Death from Above (band)

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Death from Above
Death From Above 1979 @ Wellington Square (25 9 2011) (6202050121).jpg
Jesse F. Keeler performing in September 2011
Background information
Also known as Death from Above 1979
Origin Toronto, Ontario, Canada
Genres
Years active
  • 2001–2006
  • 2011–present
Labels
Associated acts
Website www.deathfromabove1979.com
Members Jesse F. Keeler
Sebastien Grainger

Death from Above (also known as Death from Above 1979) is a Canadian rock duo consisting of drummer and vocalist Sebastien Grainger and bassist Jesse F. Keeler from Toronto, Ontario,[2] formed in 2001. The band broke up in 2006 after releasing only one studio album, You're a Woman, I'm a Machine. In 2011 they reformed and later released their first album in almost a decade, The Physical World.

History[edit]

Formation and Heads Up (2001–2003)[edit]

Grainger and Keeler reportedly met at a Sonic Youth concert,[citation needed] they sometimes jokingly claimed to have met in prison, on a pirate ship, or in a gay bar, leading some journalists and fans to believe these stories.[3][4] Keeler has also said to have met Grainger when looking for a drummer to play in his hardcore punk band Femme Fatale, further stating "That's how Death from Above got started."[5]

On December 15, 2002, the band released their debut release, Heads Up.

You're a Woman, I'm a Machine and break up (2004–2006)[edit]

Death From Above 1979 performing at St. Catharines, April 22 2004

The band began recording for their debut album, You're a Woman, I'm a Machine from February to April 2004 at The Chemical Sound in Toronto. Additional recording was done at Studio Plateau in Montreal and the album was engineered and produced by Al-P, with the exception of the Montreal sessions which were engineered by Drew Malamud.[citation needed] The album was released in October, 2004.[6] The band released three singles to promote, You're a Woman, I'm a Machine, these singles where "Romantic Rights" on November 4, 2004, "Blood on Our Hands" on February 17, 2005 and "Black History Month" on June 13, 2005.[citation needed] In 2005, the video for "Blood on Our Hands" won a VideoFACT award at the MuchMusic Video Awards.[citation needed]

As of August 3, 2006, the band officially disbanded. Keeler posted the following message on the official Death from Above 1979 forum:

I know its been forever since I wrote anything on here. I'm sure by now most of you assume the band isn't happening anymore since there are no shows, no work on a new album, etc. well. I wanted to let you know that your assumptions are correct. We decided to stop doing the band... Actually we decided that almost a year ago. We finished off our scheduled tour dates because there were good people working for us who relied on us to make a living and buy Christmas presents and pay rent etc. We couldn't just cancel everything and leave them out to dry... Plus I think we wanted to see if we would reconsider after being out on the road. Our label was really hoping that we would change our minds, so they asked us to keep quiet about the decision for at first. Well, it's been quite a while now and we are still very sure the band won't happen again, so I guess it's time to say something.[7]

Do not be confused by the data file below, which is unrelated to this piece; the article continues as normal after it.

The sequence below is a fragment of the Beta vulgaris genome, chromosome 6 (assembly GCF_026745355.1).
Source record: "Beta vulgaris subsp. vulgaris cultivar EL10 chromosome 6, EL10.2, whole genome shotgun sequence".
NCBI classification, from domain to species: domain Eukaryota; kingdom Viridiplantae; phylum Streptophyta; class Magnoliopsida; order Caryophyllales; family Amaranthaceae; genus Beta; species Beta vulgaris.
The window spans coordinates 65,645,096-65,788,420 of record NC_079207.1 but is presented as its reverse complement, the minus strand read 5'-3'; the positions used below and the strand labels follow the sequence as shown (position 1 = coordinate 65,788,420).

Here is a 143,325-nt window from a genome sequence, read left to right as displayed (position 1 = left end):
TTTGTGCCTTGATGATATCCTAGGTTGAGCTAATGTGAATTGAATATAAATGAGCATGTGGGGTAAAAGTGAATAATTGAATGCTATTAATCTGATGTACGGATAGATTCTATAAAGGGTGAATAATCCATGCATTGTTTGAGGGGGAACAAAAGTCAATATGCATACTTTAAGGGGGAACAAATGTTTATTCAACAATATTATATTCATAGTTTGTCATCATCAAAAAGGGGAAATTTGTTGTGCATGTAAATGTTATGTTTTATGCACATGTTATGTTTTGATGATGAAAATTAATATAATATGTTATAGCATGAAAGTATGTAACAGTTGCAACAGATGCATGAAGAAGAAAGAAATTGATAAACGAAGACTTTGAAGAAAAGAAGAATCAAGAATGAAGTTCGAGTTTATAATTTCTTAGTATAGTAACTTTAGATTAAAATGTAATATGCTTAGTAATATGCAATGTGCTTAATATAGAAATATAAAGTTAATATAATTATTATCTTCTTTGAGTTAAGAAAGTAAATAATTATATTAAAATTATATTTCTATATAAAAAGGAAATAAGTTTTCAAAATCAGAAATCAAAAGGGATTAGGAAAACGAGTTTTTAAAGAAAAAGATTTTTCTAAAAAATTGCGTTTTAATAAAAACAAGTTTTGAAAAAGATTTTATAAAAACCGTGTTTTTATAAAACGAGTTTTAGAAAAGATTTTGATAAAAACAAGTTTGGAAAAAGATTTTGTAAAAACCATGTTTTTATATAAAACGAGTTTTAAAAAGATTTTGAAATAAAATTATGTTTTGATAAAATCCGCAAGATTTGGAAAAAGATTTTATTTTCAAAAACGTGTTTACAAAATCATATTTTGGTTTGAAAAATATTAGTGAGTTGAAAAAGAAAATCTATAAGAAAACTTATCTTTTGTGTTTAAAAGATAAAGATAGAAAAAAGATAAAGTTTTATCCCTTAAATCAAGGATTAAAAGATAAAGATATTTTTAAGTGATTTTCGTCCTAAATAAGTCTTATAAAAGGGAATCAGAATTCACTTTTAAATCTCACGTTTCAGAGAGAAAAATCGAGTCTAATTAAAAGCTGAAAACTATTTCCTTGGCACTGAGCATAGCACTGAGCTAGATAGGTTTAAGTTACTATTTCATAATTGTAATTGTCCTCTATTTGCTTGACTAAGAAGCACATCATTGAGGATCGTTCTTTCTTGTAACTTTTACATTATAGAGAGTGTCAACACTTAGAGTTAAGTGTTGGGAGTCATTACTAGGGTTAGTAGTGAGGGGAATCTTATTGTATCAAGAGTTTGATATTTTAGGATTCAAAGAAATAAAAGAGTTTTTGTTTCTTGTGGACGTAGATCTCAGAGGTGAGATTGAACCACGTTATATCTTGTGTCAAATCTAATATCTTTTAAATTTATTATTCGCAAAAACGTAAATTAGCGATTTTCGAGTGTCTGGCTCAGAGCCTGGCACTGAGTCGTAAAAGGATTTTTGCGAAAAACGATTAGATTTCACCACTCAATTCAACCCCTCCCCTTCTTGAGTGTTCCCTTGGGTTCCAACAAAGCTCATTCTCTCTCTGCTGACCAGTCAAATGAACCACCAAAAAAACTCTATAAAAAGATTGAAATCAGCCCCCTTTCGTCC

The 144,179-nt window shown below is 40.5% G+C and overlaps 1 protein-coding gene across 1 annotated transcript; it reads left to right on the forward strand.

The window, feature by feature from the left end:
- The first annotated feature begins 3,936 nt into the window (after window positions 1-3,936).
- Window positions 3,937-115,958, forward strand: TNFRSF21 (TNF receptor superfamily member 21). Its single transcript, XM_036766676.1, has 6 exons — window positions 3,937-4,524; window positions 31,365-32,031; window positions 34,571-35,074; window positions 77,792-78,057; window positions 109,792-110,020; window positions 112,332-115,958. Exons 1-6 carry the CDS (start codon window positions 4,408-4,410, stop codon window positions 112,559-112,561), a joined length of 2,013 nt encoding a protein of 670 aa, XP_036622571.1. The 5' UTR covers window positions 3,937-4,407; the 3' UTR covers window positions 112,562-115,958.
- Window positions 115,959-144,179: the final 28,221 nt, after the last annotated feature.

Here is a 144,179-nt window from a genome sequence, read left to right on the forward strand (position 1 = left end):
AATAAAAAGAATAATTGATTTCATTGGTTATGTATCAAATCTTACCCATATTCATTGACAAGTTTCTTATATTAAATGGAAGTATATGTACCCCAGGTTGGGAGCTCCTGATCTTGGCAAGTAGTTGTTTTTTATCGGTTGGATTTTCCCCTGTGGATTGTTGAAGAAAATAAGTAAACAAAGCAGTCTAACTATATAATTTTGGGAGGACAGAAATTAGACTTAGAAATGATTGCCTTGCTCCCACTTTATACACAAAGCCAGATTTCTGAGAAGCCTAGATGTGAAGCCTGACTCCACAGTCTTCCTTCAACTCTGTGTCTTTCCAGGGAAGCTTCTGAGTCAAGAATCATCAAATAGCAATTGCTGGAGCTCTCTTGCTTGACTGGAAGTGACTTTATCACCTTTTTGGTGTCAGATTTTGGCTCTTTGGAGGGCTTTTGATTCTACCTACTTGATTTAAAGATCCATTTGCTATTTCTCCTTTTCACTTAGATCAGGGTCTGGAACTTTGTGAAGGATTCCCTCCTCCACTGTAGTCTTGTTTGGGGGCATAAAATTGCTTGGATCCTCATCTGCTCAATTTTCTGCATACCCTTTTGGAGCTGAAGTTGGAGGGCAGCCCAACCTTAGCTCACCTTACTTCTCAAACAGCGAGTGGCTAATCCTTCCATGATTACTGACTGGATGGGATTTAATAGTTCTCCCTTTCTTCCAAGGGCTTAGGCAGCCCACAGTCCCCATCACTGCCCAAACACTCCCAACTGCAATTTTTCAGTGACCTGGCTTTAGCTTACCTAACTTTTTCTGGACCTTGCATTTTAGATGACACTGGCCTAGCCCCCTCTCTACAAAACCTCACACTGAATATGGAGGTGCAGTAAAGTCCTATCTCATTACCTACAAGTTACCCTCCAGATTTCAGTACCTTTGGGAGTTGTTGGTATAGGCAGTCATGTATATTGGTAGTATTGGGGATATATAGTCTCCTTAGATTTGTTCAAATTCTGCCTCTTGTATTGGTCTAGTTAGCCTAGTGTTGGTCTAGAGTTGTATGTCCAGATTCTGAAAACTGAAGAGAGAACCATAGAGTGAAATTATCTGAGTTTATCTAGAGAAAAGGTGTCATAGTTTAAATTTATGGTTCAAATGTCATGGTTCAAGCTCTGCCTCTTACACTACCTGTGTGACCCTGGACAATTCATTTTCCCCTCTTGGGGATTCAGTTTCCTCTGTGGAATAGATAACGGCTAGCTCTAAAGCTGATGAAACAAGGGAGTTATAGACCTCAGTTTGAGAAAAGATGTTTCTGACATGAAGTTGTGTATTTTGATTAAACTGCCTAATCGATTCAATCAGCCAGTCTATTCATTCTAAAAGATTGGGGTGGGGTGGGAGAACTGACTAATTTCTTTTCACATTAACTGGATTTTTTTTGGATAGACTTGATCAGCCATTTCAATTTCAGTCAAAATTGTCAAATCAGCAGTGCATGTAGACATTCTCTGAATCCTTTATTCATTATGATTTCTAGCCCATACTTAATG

On MuchMusic's television program The New Music, Keeler further explained why the band split. He claimed it was due to disagreements with bandmate Grainger on many levels, including creative differences and musical style.

Reunion and The Physical World (2011–2016)[edit]

Sebastien Grainger performing at Parklife Festival 2011

On February 4, 2011, the band officially reunited. Grainger posted the following message on the band's website:

It’s been 5 years since Death From Above 1979 played a show, 10 years since Jesse played me the first demos 11 years since we sat in his parents basement and played so loud we knocked the china off the shelves upstairs. 11 seems to be a YES number for me. Though I am usually a pretty rational guy, if I have something on my mind and I see an 11 somewhere, I know I’m on the right path. It’s one of my last remaining superstitions. 2011 has a nice ring to it if you’re so inclined, it may be the last year ever! So why not say YES? Why not say YES to Coachella? Why not say YES to playing the music we designed to be an undeniable source of power? Why not say YES to stirring up a writhing pit of sweaty humans? YES to riots! YES to heavy music! YES instead of maybe, and YES to make death your adviser and remind yourself always, that this is not a dress rehearsal. This is the big show.

Jesse and I have decided that what we can do together should not be denied. Together again, as was always the intention, as a collaboration. The collision of two different worlds. As this all takes shape, we will reveal it to you. All of it happening, as it always has, in our own way. Thank you all for sharing in our excitement![8]

The band performed a new song while performing at EdgeFest on July 14, 2012 at Downsview Park in Toronto. On September 18, 2012, a Canadian tour was announced; the band revealed that they had written new songs, but needed to perform them live in order to "make them any good".[9] On October 28, 2012, the band's blog was updated in lieu of excitement for their string of shows around Canada. In the post, Grainger cited that they were "coming to share new material, and to work out the kinks".[citation needed] The band was originally scheduled to perform at Governors Ball Music Festival in June 2013, but later announced that they were having unexpected trouble while working on new music and cancelled their appearance.[citation needed] On July 11, 2013, the band confirmed that a new record is in the works on their Facebook page after cancelling European shows due to a "medical emergency". They did, however, perform at Wakestock Music Festival in August and Rifflandia in September.[citation needed] On July 8, 2014, the band released a single, "Trainwreck 1979", and announced more details of their upcoming studio album, The Physical World.[10] On September 9, 2014 the band released their second album, The Physical World trough Last Gang and Warner Bros. Records.[10]